I love this post ! A lot of people told me that I'm lazy because I don't like working. Well this isn't true. I work my ass at the gym in a way they will never experienced because they are the lazy ones. I studied to get a degree in humans sciences. After that, I needed to go to university because my degree don't worth shit. I wanted to study law or criminology but I figured out that I would hate those jobs. So I dropped out of college and I still don't know what I'll do in my future. Actually I'm working as a security agent and I fucking hate it. Nothing is worst than doing NOTHING for 12 hours. Did I said nothing ? Oh it ain't true... I need to go and check if by chance there's something happening in some empty rooms... Talk about feeling and being useless ?
05-13-2014 02:21 PM
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Spede Offline
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Post: #41
RE: I feel no reward from work
Threads like this are why I strongly support Unconditional Basic Income, which will allow citizens to live modestly without having to waste their extended lives doing meaningless jobs and get additional money by doing what they love.

This sounds gullible and utopian, but think about it. Robotics and Artificial Intelligence are making great strides (just yesterday a supercomputer passed the Turing Test) and the day where lower corporate drones in charge of menial tasks will be replaced by machines will come sooner than later.

Productivity gains will allow for a smarter redistribution of a nation's wealth.
(This post was last modified: 06-08-2014 06:34 PM by Spede.)
06-08-2014 06:33 PM
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Icarus Offline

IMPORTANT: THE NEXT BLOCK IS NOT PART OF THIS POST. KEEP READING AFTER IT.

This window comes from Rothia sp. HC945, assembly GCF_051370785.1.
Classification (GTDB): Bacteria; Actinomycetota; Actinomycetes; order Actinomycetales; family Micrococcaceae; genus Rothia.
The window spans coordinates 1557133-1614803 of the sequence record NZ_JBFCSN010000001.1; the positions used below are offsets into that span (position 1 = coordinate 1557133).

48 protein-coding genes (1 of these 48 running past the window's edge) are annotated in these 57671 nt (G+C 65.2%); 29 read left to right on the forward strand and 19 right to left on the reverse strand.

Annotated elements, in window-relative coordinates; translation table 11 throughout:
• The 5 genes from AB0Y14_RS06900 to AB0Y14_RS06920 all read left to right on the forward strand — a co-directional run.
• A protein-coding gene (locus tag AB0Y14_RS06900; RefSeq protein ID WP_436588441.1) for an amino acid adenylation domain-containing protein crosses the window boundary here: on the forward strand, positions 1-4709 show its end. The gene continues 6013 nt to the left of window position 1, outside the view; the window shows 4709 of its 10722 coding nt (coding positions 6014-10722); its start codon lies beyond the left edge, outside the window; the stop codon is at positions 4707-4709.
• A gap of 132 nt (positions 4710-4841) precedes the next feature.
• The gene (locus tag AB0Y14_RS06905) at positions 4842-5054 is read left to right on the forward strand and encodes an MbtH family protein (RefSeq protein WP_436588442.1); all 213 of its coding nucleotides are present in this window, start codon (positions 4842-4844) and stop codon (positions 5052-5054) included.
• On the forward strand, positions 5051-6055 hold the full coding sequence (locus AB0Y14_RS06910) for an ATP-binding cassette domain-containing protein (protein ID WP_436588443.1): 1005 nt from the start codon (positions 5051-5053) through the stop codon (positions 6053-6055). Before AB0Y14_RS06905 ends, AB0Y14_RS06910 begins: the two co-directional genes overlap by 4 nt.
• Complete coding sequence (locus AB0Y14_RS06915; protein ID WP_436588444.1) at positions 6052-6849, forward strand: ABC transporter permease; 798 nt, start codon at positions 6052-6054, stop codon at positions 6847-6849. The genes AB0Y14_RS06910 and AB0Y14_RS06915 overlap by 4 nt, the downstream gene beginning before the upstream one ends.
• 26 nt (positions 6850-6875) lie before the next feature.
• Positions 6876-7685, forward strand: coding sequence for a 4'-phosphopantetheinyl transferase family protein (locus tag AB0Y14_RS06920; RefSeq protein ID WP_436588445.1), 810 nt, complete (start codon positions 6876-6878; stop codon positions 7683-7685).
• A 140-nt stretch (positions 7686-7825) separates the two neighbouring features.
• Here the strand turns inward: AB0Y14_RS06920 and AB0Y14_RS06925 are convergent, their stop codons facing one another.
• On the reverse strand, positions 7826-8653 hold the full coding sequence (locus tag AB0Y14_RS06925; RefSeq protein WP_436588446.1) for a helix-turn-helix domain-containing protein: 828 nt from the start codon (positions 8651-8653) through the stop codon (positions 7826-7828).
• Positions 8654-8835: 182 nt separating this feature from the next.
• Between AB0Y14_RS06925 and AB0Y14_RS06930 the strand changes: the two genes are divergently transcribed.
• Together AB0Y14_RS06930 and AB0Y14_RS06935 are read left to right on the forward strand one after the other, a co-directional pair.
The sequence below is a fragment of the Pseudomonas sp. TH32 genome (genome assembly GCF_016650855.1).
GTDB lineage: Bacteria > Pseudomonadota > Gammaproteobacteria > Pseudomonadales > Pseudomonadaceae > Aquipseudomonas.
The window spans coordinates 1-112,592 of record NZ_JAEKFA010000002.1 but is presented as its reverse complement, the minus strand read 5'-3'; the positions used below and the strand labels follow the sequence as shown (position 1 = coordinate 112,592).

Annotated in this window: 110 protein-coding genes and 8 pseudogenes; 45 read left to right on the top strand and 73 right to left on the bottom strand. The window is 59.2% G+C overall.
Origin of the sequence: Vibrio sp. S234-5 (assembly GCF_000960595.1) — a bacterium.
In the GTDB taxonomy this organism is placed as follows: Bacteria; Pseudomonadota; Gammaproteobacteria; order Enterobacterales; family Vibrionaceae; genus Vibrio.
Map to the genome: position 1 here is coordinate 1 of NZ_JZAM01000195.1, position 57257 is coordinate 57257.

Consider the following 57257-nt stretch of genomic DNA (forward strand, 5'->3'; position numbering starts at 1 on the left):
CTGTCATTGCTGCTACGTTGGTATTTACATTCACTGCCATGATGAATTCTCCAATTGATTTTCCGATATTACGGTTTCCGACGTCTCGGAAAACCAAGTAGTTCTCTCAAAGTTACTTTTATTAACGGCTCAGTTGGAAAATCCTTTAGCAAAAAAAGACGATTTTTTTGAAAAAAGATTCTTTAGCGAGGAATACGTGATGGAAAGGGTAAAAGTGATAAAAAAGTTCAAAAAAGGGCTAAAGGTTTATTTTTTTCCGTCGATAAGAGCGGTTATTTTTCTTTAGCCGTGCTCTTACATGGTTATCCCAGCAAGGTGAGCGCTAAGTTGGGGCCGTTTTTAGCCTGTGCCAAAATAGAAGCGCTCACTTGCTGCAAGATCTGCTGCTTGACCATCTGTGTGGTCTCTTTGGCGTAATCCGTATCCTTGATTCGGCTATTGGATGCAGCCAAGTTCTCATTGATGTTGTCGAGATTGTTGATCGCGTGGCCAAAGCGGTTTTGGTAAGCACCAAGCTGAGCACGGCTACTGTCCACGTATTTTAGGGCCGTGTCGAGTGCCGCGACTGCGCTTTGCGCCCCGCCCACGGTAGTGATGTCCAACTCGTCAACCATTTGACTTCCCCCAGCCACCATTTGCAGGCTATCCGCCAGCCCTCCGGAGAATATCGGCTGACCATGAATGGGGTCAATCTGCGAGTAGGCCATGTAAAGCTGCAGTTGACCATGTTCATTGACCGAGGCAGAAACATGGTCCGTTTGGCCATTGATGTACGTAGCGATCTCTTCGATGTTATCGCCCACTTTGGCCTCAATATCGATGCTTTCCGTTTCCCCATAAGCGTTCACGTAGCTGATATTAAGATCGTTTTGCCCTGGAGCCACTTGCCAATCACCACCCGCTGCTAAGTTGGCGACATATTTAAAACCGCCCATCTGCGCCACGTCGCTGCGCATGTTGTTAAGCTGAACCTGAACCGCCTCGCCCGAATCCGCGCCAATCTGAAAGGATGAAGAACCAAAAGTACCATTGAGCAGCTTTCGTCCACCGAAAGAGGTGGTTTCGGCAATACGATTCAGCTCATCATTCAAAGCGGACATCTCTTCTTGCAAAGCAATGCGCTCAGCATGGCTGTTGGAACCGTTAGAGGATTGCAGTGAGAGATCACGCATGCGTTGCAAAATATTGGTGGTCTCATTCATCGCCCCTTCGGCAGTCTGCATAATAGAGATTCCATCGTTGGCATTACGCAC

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Post: #42
RE: I feel no reward from work
(06-08-2014 06:33 PM)Spede Wrote:  Threads like this are why I strongly support Unconditional Basic Income, which will allow citizens to live modestly without having to waste their extended lives doing meaningless jobs and get additional money by doing what they love.

You would probably enjoy reading Michael O. Church's blog:

"The great secret of happiness in love is to be glad that the other fellow married her." – H.L. Mencken
06-08-2014 06:38 PM
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Post: #43
RE: I feel no reward from work
(06-08-2014 06:38 PM)Icarus Wrote:  You would probably enjoy reading Michael O. Church's blog:

Interesting read (though a bit short on the proposed alternative), will dig into the blog's other articles, thanks!

Edit: I agree to a large extent with his 2011 stance on the matter, for example:

Quote:As a libertarian socialist, I believe that government should provide a basic income (of about half the per-capita GDP) and safety net in order to eliminate poverty. I would argue that the basic income should be provided to all people, so that a person’s income is a monotonic function of wages earned. (That is, there isn’t the “welfare valley” in which a person’s income drops when going from welfare to entry-level work.)

Quote:In a libertarian socialist system, the right of free enterprise is recognized as long as it does not impinge on others’ rights, including a fair society and a clean environment. Now that being fired is an inconvenience but not a disaster, companies can be allowed to hire and fire at will. There’s a floor on economic well-being but no ceiling, as I honestly can’t see a good reason why the genuinely most productive people shouldn’t be given huge rewards. What I don’t like is seeing a class of generally untalented and ineffectual people given huge rewards just because of where they were born, and I especially don’t like the fact that these enormous rewards enable their arrogance and lead them to destroy everything, as we observed in the financial meltdown of 2008.
(This post was last modified: 06-08-2014 07:26 PM by Spede.)
06-08-2014 07:12 PM